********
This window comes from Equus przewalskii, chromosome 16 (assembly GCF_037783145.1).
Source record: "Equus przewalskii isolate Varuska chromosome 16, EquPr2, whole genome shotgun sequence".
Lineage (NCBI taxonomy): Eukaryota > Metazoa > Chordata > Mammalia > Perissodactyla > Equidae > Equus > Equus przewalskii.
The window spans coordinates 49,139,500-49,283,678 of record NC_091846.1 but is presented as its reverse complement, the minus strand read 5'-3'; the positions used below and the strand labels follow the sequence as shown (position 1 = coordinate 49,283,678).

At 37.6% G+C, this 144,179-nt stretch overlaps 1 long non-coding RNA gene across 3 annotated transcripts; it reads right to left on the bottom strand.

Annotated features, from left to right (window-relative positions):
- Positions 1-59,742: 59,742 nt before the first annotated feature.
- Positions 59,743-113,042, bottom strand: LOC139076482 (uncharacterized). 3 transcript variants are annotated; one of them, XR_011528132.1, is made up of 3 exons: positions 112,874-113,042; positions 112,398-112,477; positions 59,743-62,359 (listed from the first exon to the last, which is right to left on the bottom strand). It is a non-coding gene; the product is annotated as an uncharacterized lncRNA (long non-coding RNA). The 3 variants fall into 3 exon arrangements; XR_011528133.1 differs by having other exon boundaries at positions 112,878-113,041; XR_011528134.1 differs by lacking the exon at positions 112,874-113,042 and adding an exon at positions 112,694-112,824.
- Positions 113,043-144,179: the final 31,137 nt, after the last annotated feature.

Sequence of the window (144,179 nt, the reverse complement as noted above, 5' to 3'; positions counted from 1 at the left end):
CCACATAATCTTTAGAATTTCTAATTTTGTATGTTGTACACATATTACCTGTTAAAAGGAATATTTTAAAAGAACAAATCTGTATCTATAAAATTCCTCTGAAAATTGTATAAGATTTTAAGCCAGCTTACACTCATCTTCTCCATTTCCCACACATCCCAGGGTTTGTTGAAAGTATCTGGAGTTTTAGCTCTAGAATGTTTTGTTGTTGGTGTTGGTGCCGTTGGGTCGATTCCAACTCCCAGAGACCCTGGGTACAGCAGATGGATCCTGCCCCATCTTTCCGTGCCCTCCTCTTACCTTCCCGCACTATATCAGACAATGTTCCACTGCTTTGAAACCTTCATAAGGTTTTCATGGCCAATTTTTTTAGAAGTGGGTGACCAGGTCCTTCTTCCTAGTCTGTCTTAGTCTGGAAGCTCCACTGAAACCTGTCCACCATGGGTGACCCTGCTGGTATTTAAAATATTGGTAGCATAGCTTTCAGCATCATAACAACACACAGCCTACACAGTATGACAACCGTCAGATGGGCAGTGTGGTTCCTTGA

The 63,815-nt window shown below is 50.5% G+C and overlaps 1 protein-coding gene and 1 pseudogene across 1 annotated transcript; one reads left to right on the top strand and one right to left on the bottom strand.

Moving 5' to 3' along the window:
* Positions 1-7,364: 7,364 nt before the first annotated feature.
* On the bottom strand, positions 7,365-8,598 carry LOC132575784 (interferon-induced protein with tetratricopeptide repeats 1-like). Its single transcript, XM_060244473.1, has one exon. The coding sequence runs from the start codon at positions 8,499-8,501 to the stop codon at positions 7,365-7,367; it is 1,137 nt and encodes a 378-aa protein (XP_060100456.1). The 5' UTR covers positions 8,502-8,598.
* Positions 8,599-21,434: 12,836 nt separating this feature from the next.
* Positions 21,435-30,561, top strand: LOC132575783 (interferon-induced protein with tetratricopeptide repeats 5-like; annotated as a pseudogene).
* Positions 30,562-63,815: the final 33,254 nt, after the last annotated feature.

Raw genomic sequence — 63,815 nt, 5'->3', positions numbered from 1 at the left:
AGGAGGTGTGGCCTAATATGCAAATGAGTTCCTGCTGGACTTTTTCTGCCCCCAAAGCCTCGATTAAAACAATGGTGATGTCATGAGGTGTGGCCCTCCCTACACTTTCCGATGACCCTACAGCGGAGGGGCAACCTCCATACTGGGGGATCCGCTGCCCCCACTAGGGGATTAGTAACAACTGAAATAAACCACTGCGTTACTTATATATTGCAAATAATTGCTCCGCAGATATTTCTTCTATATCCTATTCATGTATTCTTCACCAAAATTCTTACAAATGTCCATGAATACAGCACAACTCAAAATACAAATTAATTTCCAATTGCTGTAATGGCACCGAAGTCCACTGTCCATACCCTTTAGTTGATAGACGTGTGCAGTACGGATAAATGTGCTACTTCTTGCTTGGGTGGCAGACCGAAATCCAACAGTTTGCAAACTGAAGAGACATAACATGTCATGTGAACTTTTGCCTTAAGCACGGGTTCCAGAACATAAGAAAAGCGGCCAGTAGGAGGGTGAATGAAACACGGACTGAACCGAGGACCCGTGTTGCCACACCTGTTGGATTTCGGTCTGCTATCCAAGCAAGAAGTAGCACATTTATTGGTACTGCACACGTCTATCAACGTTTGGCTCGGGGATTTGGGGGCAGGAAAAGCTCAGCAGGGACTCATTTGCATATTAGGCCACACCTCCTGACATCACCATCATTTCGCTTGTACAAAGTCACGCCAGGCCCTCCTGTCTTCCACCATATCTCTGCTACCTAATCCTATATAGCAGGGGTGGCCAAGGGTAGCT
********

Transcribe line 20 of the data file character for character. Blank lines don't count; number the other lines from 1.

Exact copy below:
AGGAGGTGTGGCCTAATATGCAAATGAGTTCCTGCTGGACTTTTTCTGCCCCCAAAGCCTCGATTAAAACAATGGTGATGTCATGAGGTGTGGCCCTCCCTACACTTTCCGATGACCCTACAGCGGAGGGGCAACCTCCATACTGGGGGATCCGCTGCCCCCACTAGGGGATTAGTAACAACTGAAATAAACCACTGCGTTACTTATATATTGCAAATAATTGCTCCGCAGATATTTCTTCTATATCCTATTCATGTATTCTTCACCAAAATTCTTACAAATGTCCATGAATACAGCACAACTCAAAATACAAATTAATTTCCAATTGCTGTAATGGCACCGAAGTCCACTGTCCATACCCTTTAGTTGATAGACGTGTGCAGTACGGATAAATGTGCTACTTCTTGCTTGGGTGGCAGACCGAAATCCAACAGTTTGCAAACTGAAGAGACATAACATGTCATGTGAACTTTTGCCTTAAGCACGGGTTCCAGAACATAAGAAAAGCGGCCAGTAGGAGGGTGAATGAAACACGGACTGAACCGAGGACCCGTGTTGCCACACCTGTTGGATTTCGGTCTGCTATCCAAGCAAGAAGTAGCACATTTATTGGTACTGCACACGTCTATCAACGTTTGGCTCGGGGATTTGGGGGCAGGAAAAGCTCAGCAGGGACTCATTTGCATATTAGGCCACACCTCCTGACATCACCATCATTTCGCTTGTACAAAGTCACGCCAGGCCCTCCTGTCTTCCACCATATCTCTGCTACCTAATCCTATATAGCAGGGGTGGCCAAGGGTAGCT